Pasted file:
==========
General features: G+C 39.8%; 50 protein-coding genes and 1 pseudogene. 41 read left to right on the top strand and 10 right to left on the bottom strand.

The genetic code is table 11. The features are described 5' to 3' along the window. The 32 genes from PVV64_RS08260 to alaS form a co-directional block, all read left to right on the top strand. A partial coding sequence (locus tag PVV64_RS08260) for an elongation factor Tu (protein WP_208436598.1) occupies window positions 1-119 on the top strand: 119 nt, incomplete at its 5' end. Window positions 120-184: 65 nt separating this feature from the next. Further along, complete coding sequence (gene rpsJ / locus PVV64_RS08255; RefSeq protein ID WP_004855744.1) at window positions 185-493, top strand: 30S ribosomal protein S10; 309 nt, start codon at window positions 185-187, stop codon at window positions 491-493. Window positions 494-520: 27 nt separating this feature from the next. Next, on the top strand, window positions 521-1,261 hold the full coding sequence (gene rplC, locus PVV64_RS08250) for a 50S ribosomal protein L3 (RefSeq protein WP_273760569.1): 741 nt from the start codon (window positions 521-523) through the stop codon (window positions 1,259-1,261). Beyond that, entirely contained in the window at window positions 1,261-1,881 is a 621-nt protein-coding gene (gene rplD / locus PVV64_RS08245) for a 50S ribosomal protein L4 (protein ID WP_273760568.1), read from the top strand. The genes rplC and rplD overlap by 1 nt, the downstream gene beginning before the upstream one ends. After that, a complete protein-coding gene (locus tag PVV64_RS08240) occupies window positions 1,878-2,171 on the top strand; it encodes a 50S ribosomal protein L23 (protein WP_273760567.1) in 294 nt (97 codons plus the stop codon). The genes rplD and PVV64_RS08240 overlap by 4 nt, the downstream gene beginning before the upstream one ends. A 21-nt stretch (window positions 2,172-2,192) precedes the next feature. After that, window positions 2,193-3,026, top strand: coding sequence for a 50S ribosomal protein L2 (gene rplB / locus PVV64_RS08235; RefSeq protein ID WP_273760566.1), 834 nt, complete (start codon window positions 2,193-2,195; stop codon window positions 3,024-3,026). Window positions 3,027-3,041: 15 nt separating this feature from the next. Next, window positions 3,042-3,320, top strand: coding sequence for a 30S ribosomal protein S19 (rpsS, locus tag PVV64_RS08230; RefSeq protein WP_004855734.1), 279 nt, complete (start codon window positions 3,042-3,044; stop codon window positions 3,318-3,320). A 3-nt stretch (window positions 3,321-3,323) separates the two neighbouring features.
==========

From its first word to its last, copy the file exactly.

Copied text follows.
General features: G+C 39.8%; 50 protein-coding genes and 1 pseudogene. 41 read left to right on the top strand and 10 right to left on the bottom strand.

The genetic code is table 11. The features are described 5' to 3' along the window. The 32 genes from PVV64_RS08260 to alaS form a co-directional block, all read left to right on the top strand. A partial coding sequence (locus tag PVV64_RS08260) for an elongation factor Tu (protein WP_208436598.1) occupies window positions 1-119 on the top strand: 119 nt, incomplete at its 5' end. Window positions 120-184: 65 nt separating this feature from the next. Further along, complete coding sequence (gene rpsJ / locus PVV64_RS08255; RefSeq protein ID WP_004855744.1) at window positions 185-493, top strand: 30S ribosomal protein S10; 309 nt, start codon at window positions 185-187, stop codon at window positions 491-493. Window positions 494-520: 27 nt separating this feature from the next. Next, on the top strand, window positions 521-1,261 hold the full coding sequence (gene rplC, locus PVV64_RS08250) for a 50S ribosomal protein L3 (RefSeq protein WP_273760569.1): 741 nt from the start codon (window positions 521-523) through the stop codon (window positions 1,259-1,261). Beyond that, entirely contained in the window at window positions 1,261-1,881 is a 621-nt protein-coding gene (gene rplD / locus PVV64_RS08245) for a 50S ribosomal protein L4 (protein ID WP_273760568.1), read from the top strand. The genes rplC and rplD overlap by 1 nt, the downstream gene beginning before the upstream one ends. After that, a complete protein-coding gene (locus tag PVV64_RS08240) occupies window positions 1,878-2,171 on the top strand; it encodes a 50S ribosomal protein L23 (protein WP_273760567.1) in 294 nt (97 codons plus the stop codon). The genes rplD and PVV64_RS08240 overlap by 4 nt, the downstream gene beginning before the upstream one ends. A 21-nt stretch (window positions 2,172-2,192) precedes the next feature. After that, window positions 2,193-3,026, top strand: coding sequence for a 50S ribosomal protein L2 (gene rplB / locus PVV64_RS08235; RefSeq protein ID WP_273760566.1), 834 nt, complete (start codon window positions 2,193-2,195; stop codon window positions 3,024-3,026). Window positions 3,027-3,041: 15 nt separating this feature from the next. Next, window positions 3,042-3,320, top strand: coding sequence for a 30S ribosomal protein S19 (rpsS, locus tag PVV64_RS08230; RefSeq protein WP_004855734.1), 279 nt, complete (start codon window positions 3,042-3,044; stop codon window positions 3,318-3,320). A 3-nt stretch (window positions 3,321-3,323) separates the two neighbouring features.